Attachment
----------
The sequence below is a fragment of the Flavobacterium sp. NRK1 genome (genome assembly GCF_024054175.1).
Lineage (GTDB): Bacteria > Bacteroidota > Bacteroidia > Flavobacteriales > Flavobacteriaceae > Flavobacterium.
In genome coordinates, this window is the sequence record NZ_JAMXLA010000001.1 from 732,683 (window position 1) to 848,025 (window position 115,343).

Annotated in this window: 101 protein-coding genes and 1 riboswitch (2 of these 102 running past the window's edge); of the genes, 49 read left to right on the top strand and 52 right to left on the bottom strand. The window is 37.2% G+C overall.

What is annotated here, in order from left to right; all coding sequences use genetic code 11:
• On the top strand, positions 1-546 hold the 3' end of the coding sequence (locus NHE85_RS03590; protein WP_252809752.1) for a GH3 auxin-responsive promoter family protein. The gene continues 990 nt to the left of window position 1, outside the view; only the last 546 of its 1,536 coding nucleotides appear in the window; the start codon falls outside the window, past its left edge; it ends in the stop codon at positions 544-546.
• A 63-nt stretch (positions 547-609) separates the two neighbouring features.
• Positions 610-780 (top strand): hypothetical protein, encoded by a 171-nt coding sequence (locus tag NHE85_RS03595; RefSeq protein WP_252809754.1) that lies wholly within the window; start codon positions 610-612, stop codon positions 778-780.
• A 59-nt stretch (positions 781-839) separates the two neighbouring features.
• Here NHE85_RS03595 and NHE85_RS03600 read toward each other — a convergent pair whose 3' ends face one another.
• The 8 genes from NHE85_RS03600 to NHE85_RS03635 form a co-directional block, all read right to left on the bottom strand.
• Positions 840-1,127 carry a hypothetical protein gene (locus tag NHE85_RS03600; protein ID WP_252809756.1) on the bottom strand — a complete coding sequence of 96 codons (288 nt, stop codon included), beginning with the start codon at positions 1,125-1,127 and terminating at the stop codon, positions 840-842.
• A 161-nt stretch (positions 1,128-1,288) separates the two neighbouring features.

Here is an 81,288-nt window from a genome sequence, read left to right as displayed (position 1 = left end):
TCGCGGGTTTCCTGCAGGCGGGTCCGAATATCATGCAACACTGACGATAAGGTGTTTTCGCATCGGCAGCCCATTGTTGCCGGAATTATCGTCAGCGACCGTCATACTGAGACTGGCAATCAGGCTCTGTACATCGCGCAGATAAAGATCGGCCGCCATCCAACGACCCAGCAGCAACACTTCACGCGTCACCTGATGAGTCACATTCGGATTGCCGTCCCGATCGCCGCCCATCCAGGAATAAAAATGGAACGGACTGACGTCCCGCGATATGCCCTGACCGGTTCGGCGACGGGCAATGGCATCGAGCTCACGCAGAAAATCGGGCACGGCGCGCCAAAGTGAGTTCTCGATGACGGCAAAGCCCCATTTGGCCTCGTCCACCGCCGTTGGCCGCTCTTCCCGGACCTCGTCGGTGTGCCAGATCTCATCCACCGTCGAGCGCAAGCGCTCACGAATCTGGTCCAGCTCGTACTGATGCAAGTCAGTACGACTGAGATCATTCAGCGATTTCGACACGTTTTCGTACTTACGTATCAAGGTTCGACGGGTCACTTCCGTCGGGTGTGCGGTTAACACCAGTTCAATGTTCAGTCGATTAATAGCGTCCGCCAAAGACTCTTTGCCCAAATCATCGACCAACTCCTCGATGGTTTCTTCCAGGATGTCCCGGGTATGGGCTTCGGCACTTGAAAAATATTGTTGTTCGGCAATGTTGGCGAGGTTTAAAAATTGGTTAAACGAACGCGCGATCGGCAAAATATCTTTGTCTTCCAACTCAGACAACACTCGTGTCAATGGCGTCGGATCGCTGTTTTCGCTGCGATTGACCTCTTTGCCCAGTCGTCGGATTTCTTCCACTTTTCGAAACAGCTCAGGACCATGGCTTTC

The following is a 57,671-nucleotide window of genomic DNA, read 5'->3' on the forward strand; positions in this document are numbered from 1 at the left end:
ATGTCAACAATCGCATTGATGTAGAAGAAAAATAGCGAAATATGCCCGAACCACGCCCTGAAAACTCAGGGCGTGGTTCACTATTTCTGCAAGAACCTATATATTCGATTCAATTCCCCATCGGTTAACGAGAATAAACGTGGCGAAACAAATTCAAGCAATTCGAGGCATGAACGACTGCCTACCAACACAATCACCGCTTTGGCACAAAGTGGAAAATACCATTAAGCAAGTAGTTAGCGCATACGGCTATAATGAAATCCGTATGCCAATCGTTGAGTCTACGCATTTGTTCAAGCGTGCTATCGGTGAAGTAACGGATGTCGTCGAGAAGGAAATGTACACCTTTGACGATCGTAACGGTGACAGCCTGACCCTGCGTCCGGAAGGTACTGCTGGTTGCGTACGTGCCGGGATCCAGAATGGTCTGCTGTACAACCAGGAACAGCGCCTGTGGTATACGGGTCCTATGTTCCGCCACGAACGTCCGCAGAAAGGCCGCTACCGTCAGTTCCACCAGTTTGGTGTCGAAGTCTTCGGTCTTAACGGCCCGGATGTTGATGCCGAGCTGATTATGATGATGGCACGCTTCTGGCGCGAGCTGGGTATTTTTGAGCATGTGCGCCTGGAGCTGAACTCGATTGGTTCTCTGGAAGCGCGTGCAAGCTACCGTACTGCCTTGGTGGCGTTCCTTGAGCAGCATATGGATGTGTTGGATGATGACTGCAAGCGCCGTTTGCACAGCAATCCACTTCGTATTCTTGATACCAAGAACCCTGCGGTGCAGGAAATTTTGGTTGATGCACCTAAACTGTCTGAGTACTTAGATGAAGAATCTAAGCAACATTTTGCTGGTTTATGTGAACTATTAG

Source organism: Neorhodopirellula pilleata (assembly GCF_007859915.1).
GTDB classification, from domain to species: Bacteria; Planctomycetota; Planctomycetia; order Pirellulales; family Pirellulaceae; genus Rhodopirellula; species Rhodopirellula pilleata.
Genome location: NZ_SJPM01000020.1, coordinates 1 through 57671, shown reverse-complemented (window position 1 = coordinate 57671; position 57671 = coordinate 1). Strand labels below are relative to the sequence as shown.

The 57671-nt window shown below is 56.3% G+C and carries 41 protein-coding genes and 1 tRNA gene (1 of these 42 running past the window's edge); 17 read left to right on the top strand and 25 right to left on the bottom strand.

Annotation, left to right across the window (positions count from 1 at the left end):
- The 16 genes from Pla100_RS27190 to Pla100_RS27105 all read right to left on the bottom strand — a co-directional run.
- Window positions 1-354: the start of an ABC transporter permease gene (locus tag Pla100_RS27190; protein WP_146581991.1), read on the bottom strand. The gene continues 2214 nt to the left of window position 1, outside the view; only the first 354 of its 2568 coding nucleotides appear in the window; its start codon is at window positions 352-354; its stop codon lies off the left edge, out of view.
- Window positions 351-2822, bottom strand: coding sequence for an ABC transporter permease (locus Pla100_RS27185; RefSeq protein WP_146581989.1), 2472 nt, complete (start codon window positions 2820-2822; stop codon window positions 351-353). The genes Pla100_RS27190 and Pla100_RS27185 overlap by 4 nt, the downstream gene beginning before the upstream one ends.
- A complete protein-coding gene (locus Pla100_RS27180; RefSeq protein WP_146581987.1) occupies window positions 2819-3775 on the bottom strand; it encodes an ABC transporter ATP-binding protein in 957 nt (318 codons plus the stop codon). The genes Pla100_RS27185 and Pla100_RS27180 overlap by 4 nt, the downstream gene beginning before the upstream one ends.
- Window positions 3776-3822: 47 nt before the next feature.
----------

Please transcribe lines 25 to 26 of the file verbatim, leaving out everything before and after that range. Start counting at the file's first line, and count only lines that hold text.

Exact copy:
- Window positions 351-2822, bottom strand: coding sequence for an ABC transporter permease (locus Pla100_RS27185; RefSeq protein WP_146581989.1), 2472 nt, complete (start codon window positions 2820-2822; stop codon window positions 351-353). The genes Pla100_RS27190 and Pla100_RS27185 overlap by 4 nt, the downstream gene beginning before the upstream one ends.
- A complete protein-coding gene (locus Pla100_RS27180; RefSeq protein WP_146581987.1) occupies window positions 2819-3775 on the bottom strand; it encodes an ABC transporter ATP-binding protein in 957 nt (318 codons plus the stop codon). The genes Pla100_RS27185 and Pla100_RS27180 overlap by 4 nt, the downstream gene beginning before the upstream one ends.